Skip to content

A Gathering of Sisters: A Year with My Old Order Mennonite Family

November 9, 2018

Another Way for week of November 9, 2018

A Gathering of Sisters

Darla Weaver is an Old Order wife, mother, expert gardener, and author. She and her husband have three children, but she grew up in a family of five sisters and four brothers. The sisters all live in the hills of southeastern Ohio near her parents’ house where they grew up.

Darla and her sisters have the marvelous tradition of spending each Tuesday with their mother (their father joins them for lunch, from his work in their home-based greenhouse). And the little ones of these sisters absolutely love Tuesdays before they begin formal education (usually from age six through grade eight in typical Old Order or Amish parochial schools), playing on the farm with cousins, eating, and “reading” books in their grandmother’s “library.”

I had edited a previous book of Darla’s, a devotional called Water My Soul. When she happened to mention this unusual gathering to me—spending all day each Tuesday with her sisters, mother, and their younger children—what came to my mind was Mitch Albom’s unforgettable book Tuesdays with Morrie. What if Darla would write something like “Tuesdays with Mom.” She pretty much jumped at the chance—while also presenting the idea to her mother and sisters. Would they be willing to be put under a microscope and have their weekly conversations, activities, joys, triumphs, as well as the skirmishes of their children shared with the entire world?

I think it took some processing with her family—especially the spouses—but Darla has now produced a delightful new book. Eventually the Herald Press team decided on Gathering of Sisters: A Year with My Old Order Mennonite Family as the title, and it is an inside, detailed look at the daily Old Order life of one extended family.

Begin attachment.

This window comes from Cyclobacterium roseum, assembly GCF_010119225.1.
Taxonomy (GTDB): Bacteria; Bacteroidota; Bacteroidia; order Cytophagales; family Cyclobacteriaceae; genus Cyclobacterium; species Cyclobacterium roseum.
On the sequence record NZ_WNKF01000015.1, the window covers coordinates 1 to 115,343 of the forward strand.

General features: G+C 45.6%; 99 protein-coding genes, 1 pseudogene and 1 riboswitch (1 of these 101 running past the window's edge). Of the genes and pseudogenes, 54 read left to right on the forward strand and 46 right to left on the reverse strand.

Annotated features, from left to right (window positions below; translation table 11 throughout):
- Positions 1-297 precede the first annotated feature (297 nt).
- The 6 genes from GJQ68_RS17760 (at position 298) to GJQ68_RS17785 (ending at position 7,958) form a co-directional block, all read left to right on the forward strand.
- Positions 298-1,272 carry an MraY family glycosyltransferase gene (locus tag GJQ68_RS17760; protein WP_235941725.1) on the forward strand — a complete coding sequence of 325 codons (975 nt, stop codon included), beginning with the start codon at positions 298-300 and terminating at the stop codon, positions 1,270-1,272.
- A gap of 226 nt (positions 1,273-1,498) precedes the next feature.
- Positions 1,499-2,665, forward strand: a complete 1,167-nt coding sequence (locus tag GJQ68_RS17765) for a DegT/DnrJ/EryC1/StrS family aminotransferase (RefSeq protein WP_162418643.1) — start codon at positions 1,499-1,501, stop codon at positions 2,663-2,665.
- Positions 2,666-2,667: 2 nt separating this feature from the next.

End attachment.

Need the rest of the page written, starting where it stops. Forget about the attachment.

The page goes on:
Darla uses a typewriter to write, so we took her pages and used special software to scan them into files the computer could read. Darla writes with a self-deprecating bent, with jokes about her cooking, and consternation over the new silicon cupcake “papers” that are lovely until it comes time to individually wash those modern cupcake holders, which frequently seem to turn up when it’s Darla’s turn to wash. And oh yes, no one can remember who washed the dishes last Tuesday. The children get into tangles the mothers try to sort out, and there’s an extended thread about a brother getting married in another state and chartering a bus to get the whole family there.

In September of the year her youngest son Matthan starts school, Darla reflects on the near universal ache parents feel as their children first scamper off to school: “When Cody (oldest son) went to the store to buy a pair of shoes, he came home with elevens. What’s more, they were the right size. Those were not the feet that fit so snug into the palm of my hand, or when I helped him begin to walk, just the day before yesterday or so. Now even Matthan had grown up and gone to school. The last lingering bits of babyhood always vanish forever in that first-grade aura.”

So Darla arrives at her mom’s on Matthan’s first day of school, no children in tow. She has to kick open a stubborn door. Her mother teases her that she “looked so old, coming up the hill without any children along. One sister chimed in smiling, ‘You looked almost like a grandma with your children all in school.’ They were all smiling so I smiled too—so wonderful is the consolation of sisterly sympathy that I cheered right up” (p. 199-200, Herald Press).